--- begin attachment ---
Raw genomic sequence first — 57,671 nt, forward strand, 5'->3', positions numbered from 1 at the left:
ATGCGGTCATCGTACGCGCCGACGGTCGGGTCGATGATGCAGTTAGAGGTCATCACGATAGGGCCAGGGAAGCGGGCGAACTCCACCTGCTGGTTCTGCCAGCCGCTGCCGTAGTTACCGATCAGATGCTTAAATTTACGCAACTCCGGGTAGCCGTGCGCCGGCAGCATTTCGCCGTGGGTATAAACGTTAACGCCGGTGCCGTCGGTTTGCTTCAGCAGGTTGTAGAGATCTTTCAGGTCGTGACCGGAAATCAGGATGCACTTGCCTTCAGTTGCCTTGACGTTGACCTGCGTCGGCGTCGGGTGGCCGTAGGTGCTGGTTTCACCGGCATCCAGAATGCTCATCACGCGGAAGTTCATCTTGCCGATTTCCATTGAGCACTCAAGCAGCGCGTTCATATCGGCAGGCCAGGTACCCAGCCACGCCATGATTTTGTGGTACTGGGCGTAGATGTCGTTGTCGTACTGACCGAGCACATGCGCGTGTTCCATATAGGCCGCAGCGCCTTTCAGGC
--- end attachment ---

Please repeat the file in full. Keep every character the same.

Raw genomic sequence first — 57,671 nt, forward strand, 5'->3', positions numbered from 1 at the left:
ATGCGGTCATCGTACGCGCCGACGGTCGGGTCGATGATGCAGTTAGAGGTCATCACGATAGGGCCAGGGAAGCGGGCGAACTCCACCTGCTGGTTCTGCCAGCCGCTGCCGTAGTTACCGATCAGATGCTTAAATTTACGCAACTCCGGGTAGCCGTGCGCCGGCAGCATTTCGCCGTGGGTATAAACGTTAACGCCGGTGCCGTCGGTTTGCTTCAGCAGGTTGTAGAGATCTTTCAGGTCGTGACCGGAAATCAGGATGCACTTGCCTTCAGTTGCCTTGACGTTGACCTGCGTCGGCGTCGGGTGGCCGTAGGTGCTGGTTTCACCGGCATCCAGAATGCTCATCACGCGGAAGTTCATCTTGCCGATTTCCATTGAGCACTCAAGCAGCGCGTTCATATCGGCAGGCCAGGTACCCAGCCACGCCATGATTTTGTGGTACTGGGCGTAGATGTCGTTGTCGTACTGACCGAGCACATGCGCGTGTTCCATATAGGCCGCAGCGCCTTTCAGGC